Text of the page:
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Saturday, July 7, 2018



Why Are We Not Good Followers?

By Del Albright

Why would you expect a person like me (four wheeler, dune buggier, old dirt biker, wanna-be snowmobiler) who is living the American Dream of Freedom of Expression to be a good follower?  Why should I not be completely skeptical?  Why is it we have such a hard time following another volunteer?

Here is what I have found that hinders us from being good followers.

Well first off, we are pretty territorial.  Turf battles are not uncommon in the OHV world.  Membership struggles are a constant reminder that we want to hang onto our own; no matter what and no matter how ineffective we or our group might be.

Secondly, we’re self-serving sometimes. We want our own kingdoms (and trails and freedoms).  We certainly, again, do not want to lose our memberships to other groups or organizations.  I experienced this first hand when I helped start NAMRC.  All NAMRC does is coordinate, facilitate, and find common solutions to common problems.  But it took several YEARS to even have the first meeting.  I, personally, had to take one public bashing at an annual convention that I will never forget over starting NAMRC.  People get pretty possessive about the sport and organization they love.

Third, we have learned in today’s society to distrust.  We do not trust government.  We do not trust the anti-access folks.  And many times we do not trust each other.  And if a big national group is not doing something immediately recognizable for a local group, the distrust surfaces instantly.  And distrust certainly does not generate unity or donations.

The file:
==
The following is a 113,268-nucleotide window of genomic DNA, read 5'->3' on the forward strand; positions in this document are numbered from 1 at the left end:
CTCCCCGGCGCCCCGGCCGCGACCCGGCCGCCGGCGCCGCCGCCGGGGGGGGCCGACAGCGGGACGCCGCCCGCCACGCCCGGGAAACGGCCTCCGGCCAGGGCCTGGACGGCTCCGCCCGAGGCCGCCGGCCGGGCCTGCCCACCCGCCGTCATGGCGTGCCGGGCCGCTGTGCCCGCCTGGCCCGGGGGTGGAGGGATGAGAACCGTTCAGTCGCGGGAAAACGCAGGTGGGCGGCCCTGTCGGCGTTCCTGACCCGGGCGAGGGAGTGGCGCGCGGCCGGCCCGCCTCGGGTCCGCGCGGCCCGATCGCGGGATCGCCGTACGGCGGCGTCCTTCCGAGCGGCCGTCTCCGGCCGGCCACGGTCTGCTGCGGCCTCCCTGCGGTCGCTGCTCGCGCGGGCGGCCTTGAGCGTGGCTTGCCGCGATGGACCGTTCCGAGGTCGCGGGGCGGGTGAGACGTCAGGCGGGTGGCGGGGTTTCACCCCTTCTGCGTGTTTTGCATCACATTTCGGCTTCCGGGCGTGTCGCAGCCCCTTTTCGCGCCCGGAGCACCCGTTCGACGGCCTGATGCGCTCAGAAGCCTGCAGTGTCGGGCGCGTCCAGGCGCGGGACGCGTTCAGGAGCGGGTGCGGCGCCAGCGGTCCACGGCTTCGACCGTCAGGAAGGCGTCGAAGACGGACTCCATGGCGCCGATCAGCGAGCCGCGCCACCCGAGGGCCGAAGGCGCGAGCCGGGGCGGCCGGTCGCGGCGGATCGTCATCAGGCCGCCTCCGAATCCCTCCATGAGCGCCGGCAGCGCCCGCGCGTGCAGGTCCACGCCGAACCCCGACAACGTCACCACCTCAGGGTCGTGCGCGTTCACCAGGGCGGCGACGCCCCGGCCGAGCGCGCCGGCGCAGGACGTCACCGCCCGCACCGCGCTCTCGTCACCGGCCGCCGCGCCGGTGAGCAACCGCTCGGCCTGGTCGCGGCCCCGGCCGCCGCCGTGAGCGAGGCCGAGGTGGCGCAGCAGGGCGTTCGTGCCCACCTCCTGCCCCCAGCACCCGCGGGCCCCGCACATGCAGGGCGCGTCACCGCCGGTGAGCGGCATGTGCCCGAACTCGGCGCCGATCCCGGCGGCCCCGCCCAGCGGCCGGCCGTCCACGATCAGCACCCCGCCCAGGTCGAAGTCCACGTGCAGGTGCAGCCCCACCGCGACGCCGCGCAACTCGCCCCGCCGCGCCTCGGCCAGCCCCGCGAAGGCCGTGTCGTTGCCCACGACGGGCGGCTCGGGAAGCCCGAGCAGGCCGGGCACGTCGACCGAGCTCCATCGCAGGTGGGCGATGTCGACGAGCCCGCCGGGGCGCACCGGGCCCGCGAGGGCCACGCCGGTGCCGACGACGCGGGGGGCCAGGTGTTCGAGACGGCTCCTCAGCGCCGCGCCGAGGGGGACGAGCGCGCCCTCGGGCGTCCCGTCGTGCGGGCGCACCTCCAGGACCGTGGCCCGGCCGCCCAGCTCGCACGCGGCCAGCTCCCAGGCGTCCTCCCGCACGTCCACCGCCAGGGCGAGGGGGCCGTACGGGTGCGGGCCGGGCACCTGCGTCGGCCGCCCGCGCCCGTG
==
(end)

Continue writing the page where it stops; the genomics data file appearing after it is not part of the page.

Fourth, we do not have enough money.  The anti-access folks have tons of folks working full time for their cause.  Do we?  No.  Do we even find room in our budgets to send folks to important meetings?  Sometimes; but it is always a struggle.  We are not there enough when we need to be.  We do not have enough full time folks working for our cause. Yet, we still have wins, especially large national groups like the BlueRibbon Coalition and their legal team:

Fifth, I have to address personalities.  Yes, I am suggesting that we are susceptible to personality management – managing by personalities.  You joined your local club probably because you liked the people in it.  It is only natural.  We like to associate with folks we like. We operate in clicks.  So if a national figure or group does not wrap your winch, you most likely will not consider him/her a leader for you.  (Read more on Do Personalities Rule Your Recreation?).

It would be nice if we could get away from personalities, turf, self-serving, and all the other things that hold us back.  We need to hitch our horses to one lead horse/group, while still maintaining our individual places on the team. Old timers who refuse get it, or young whipper-snappers who will not follow the rules, need to park their junk and stay off our trails until they DO get it.

The bottom line is money.  At one time, I ran a large volunteer fire department as part of my other life.  Volunteers were hard to come by. Volunteerism throughout the nation is on the decline.  The solution inevitably seems to be paying volunteers to volunteer.  

People have too many priorities these days and are just too busy to do everything.  So we provide an incentive -–money.  It is the way the anti-access "greenies" operate.  It is time for us to do it too.

Yes, I would rather put more bucks in my rig.  Yes, I would love to have a new RV.  But just maybe, it is time for me to kick some more money into groups saving our trails rather than get that new goodie this year.  Heck, if I do not, maybe I will not have a place to use my junk before it is all over?

It is time to talk as one; to fight as a team; to be good followers; and to have a united front against those who want us to park our rigs in the garage and leave them there. Freedom is at stake.



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